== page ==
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Switzerland to legalize cannabis use and cultivation

Switzerland to legalize cannabis use and cultivation

Switzerland cannabis legalization has passed

Switzerland has moved closer to a legal cannabis market, an article by local news outlet Blick said on Tuesday.

According to the report, The Social Security and Health Commission of the Council of States (SGK-S) has carried out an investigation on cannabis, concluding that current laws should be updated. Their findings and recommendations for new legislation were supported by forty members of the National Council, who signed the initiative, giving the proposed reform backing from across the Swiss political sphere. As a result, the bill, which will allow the production, cultivation, trade and consumption of cannabis, was passed by a vote which ended nine votes to two in favor.

The new regulation was launched by the SGK-S’s National Councillor for Bern Centre, Heinz Siegenthaler with a parliamentary initiative which states “cannabis should be regulated in Switzerland in order to control the cannabis market for better youth and consumer protection”. The bill goes on to say that “the cultivation, production, trade and consumption of cannabis containing THC to be reorganized by law in accordance with the recommendations of the Federal Commission on Addiction (EKSF).”

Specified within the bill are ways to control the production and trade through the use of state bodies, with particular attention paid to the protection of minors, quality control and the availability of information.

Another important intention of ending prohibition is to make an impact on the cannabis black market by allowing the cultivation of plants at home for personal use.

Although cannabis will remain illegal until the new bill comes into force, Switzerland has been working towards a regulated cannabis market for some time. Earlier this year leafie reported the country was planning to launch a recreational cannabis trial involving 500 participants as a means to collect data on the impact of a fully legal recreational cannabis supply chain.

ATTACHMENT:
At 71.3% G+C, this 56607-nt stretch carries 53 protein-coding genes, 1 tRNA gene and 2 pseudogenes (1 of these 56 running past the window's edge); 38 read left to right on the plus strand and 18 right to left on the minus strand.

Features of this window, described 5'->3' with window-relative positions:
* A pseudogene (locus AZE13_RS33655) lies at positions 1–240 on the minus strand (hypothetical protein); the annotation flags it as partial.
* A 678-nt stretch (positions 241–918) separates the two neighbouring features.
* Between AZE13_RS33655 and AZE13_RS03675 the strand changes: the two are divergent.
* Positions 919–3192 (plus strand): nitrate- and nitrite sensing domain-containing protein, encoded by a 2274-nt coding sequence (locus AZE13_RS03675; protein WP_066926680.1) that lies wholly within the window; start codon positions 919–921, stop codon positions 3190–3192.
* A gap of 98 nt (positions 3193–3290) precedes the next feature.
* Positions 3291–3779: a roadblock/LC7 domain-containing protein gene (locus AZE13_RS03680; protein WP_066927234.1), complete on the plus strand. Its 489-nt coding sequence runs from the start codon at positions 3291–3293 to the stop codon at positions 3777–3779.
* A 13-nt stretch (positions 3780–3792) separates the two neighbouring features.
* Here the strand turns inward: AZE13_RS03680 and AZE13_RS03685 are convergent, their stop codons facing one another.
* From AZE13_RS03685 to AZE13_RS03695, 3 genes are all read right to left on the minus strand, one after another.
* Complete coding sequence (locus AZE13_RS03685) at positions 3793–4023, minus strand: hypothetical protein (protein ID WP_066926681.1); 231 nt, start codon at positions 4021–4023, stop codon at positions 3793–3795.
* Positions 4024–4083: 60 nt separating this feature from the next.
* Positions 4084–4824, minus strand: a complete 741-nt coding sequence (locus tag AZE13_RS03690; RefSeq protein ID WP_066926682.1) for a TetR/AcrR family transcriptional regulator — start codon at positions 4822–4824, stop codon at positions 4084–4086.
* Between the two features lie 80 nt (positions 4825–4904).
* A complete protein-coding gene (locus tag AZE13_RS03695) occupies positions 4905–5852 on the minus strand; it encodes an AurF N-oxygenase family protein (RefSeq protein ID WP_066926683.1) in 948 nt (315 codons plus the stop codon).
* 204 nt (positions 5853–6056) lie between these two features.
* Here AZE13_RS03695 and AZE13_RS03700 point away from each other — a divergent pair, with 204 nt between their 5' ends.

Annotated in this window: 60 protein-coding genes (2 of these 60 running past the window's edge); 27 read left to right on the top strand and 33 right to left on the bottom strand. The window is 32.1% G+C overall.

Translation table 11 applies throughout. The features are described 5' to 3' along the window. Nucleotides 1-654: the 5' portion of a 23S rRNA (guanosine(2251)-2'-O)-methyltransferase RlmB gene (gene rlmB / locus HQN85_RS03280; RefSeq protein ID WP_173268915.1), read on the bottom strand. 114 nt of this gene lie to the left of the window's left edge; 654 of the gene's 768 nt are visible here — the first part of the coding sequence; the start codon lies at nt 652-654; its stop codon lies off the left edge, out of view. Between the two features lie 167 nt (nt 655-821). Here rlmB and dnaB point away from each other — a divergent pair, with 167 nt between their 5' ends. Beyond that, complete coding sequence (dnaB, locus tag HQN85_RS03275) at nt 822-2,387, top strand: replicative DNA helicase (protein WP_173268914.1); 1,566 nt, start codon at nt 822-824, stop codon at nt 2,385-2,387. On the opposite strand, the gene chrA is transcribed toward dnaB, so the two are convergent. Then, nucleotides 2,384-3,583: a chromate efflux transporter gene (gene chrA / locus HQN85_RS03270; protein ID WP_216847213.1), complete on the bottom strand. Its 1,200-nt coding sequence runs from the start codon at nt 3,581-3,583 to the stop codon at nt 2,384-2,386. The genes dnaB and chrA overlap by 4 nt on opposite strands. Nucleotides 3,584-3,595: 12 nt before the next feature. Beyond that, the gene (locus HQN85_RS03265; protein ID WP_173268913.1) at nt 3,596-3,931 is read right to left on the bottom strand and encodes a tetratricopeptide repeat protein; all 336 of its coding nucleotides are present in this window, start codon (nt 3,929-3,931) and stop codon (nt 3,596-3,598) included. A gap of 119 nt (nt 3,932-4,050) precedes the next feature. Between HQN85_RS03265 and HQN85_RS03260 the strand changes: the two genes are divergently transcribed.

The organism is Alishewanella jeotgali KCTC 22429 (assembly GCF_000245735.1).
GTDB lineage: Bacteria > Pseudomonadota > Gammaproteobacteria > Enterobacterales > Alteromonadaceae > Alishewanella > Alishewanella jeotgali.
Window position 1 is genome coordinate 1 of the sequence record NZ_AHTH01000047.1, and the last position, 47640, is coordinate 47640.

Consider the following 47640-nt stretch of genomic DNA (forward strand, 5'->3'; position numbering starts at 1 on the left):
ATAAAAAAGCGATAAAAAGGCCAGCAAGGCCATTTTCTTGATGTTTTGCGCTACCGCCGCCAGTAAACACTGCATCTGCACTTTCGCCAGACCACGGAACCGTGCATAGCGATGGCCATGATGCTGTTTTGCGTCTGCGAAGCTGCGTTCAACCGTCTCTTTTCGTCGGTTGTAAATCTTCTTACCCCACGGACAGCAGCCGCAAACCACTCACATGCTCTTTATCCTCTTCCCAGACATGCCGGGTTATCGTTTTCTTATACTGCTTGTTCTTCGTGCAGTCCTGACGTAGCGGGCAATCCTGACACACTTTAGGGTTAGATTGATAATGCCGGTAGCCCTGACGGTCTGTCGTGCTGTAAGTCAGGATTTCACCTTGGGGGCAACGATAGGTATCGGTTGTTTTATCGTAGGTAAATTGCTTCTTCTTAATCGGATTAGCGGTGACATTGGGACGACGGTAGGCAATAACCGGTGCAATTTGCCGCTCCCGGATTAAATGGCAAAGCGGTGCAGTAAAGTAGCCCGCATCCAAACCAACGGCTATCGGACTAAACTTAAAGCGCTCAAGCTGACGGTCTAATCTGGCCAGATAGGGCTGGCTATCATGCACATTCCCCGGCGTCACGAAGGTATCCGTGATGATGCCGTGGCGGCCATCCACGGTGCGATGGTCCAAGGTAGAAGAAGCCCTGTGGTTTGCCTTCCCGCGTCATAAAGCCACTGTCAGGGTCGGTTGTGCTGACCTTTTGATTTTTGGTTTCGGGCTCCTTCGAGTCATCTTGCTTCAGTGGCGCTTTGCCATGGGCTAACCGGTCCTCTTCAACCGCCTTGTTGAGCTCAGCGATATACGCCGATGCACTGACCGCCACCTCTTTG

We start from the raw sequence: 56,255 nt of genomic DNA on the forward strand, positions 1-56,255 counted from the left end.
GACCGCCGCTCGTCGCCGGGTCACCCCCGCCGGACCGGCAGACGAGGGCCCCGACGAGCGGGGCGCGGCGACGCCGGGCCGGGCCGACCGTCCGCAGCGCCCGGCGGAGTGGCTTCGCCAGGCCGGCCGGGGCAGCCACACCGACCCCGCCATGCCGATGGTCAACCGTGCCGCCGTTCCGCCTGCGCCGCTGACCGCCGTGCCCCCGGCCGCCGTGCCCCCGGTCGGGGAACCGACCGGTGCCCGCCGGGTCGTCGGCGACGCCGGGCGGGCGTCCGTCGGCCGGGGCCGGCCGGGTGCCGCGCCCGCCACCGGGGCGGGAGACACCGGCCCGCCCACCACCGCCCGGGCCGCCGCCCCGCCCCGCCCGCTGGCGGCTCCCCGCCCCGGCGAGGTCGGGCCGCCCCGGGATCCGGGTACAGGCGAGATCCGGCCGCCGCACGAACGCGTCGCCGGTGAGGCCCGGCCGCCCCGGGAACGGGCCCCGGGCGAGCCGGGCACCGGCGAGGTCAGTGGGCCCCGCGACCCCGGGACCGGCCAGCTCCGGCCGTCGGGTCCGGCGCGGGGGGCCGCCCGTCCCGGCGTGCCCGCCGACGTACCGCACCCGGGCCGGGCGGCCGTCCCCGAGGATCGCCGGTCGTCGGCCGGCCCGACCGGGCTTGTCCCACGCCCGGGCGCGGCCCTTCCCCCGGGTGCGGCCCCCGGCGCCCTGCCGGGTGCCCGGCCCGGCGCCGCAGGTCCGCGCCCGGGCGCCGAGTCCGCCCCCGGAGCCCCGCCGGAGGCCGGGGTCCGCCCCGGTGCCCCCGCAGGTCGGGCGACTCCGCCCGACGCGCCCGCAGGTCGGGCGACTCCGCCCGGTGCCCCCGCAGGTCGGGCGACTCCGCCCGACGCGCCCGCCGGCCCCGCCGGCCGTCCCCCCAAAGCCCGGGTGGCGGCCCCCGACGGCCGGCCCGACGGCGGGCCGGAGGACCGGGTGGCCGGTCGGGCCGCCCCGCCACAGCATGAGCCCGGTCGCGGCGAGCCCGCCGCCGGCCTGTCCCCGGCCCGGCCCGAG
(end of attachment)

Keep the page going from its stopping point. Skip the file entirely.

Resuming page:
It is estimated that around 500,000 adults in Switzerland consume cannabis. The country has already removed criminal prosecution for small scale possession as of 2012. Anyone caught with less than 10 grams will not be prosecuted, but instead will face a fine of 100 Swiss Francs (£78). The country also allows the sale of ‘light’ cannabis, containing no more than 1% THC, which can be legally bought over the counter from tobacco stores.

Washington DC Marijuana Laws Could Be Changing

Washington DC Marijuana Laws Could Be Changing

If the current Washington DC marijuana laws confuse you, you aren’t alone.

If you went to Washington DC today in search of cannabis, you might struggle to find it. Despite Washington DC marijuana laws allowing the possession, cultivation and consumption of cannabis for recreational use, there isn’t a single retail recreational cannabis store where you can legally purchase cannabis.

Cannabis is still attainable in DC just like most places in the country without legal access to cannabis, but the methods can vary with different levels of success.

Washington DC Marijuana Laws

Washington DC legalized cannabis nearly seven years ago in February 2015. While the legislature legalized everything necessary to begin the process of opening up a retail cannabis industry, there was one major roadblock.

Rep. Andy Harris, a Republican, included a rider in the bill that including language preventing DC from implementing any sort of recreational cannabis industry, by not permitting district funds to be used for the process. In other words, Washington DC is unable to have a recreational cannabis industry because they are currently not allowed to fund a regulatory commission, establish licensing processes and design a regulated industry framework.